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Proceedings Paper

Accuracy and relevancy of probit analysis for in vivo dose-response laser tissue experiments
Author(s): Amir Langus; Camil Fuchs; Israel Gannot
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Paper Abstract

The most common method of analysis for 'sin vivo laser tissue experiments" is the probit regression. The data gathered at these experiments are specific in that there are very few repetitions of the exact stimulus exposure; thus the response frequencies for most stimulus are either '0' or '1'. Though such type of data is acceptable in probit, it seems that such data might not produce robust estimates of the ED50 and the slope. The accuracy of the probit's estimation was investigated by the use of Monte-Carlo simulation. Preliminary results suggest that the accuracy of the probifs estimations is conditional and might be biased in a way that raise doubts about the validity ofthe conclusions based on probit's estimations.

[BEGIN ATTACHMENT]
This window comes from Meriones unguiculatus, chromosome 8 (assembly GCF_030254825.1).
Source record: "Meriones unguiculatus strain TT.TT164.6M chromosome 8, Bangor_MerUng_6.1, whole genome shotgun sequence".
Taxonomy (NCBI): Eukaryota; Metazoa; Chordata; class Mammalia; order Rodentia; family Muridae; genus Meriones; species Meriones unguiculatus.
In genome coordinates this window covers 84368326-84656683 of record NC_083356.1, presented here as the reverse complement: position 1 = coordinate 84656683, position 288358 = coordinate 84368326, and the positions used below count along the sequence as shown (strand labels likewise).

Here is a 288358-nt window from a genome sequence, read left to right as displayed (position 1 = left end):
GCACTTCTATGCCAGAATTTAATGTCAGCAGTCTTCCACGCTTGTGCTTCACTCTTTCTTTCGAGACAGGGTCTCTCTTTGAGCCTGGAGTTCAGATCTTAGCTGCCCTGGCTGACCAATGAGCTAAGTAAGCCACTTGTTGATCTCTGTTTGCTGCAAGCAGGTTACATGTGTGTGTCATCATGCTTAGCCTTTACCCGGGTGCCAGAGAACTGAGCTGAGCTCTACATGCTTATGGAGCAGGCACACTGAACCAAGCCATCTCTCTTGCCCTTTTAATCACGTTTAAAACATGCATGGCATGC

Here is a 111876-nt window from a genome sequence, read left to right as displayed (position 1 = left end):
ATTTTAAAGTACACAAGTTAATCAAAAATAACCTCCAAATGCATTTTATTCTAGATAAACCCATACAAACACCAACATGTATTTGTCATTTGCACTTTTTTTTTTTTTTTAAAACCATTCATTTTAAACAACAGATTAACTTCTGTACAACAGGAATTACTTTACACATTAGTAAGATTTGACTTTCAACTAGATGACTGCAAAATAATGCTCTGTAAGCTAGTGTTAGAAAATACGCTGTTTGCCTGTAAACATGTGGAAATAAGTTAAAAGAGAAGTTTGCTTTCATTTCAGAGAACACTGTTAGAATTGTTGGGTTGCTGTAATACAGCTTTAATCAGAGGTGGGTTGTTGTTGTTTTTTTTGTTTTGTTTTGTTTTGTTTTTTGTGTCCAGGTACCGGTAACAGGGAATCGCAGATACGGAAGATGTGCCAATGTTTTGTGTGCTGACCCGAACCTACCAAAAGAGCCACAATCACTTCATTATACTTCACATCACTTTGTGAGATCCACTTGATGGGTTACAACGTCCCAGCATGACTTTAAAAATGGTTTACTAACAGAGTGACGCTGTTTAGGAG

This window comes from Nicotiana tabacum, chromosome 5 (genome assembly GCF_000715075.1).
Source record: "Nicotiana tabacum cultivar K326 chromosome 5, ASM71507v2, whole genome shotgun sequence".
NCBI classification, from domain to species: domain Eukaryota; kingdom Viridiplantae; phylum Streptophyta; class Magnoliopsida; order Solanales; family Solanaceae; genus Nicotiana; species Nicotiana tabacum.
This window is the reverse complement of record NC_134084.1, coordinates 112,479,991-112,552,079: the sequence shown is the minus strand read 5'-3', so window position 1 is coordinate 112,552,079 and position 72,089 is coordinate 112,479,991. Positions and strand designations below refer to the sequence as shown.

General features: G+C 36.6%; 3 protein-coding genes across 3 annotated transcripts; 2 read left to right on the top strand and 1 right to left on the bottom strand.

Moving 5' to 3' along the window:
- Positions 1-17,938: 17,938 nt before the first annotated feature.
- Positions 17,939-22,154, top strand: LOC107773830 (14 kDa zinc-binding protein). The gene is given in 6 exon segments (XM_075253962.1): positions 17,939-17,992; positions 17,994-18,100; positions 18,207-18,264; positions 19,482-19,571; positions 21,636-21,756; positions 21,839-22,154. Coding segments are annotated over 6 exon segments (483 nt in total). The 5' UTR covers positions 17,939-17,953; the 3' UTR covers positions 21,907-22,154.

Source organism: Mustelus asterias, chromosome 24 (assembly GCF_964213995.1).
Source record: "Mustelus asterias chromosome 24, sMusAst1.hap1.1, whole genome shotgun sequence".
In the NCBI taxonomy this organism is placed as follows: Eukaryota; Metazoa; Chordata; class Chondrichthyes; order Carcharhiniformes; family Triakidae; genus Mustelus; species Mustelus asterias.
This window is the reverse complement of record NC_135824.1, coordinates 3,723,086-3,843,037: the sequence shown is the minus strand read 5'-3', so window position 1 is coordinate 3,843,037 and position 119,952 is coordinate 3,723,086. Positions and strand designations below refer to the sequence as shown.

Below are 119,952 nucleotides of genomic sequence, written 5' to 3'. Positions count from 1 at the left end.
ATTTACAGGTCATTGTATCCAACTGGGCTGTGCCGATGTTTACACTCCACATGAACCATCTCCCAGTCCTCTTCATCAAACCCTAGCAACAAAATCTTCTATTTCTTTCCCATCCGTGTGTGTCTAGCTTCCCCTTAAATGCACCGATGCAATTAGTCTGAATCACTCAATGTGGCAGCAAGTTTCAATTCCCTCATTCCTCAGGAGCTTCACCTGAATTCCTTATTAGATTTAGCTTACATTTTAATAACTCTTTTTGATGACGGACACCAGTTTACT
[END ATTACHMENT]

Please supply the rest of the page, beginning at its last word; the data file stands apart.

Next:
Paper Details

Date Published: 17 May 2001
PDF: 11 pages
Proc. SPIE 4246, Laser and Noncoherent Light Ocular Effects: Epidemiology, Prevention, and Treatment, (17 May 2001); doi: 10.1117/12.426712
Show Author Affiliations
Amir Langus, Tel-Aviv Univ. (Israel)
Camil Fuchs, Tel-Aviv Univ. (Israel)
Israel Gannot, Tel-Aviv Univ. (Israel)

Published in SPIE Proceedings Vol. 4246:
Laser and Noncoherent Light Ocular Effects: Epidemiology, Prevention, and Treatment
Bruce E. Stuck; Michael Belkin, Editor(s)

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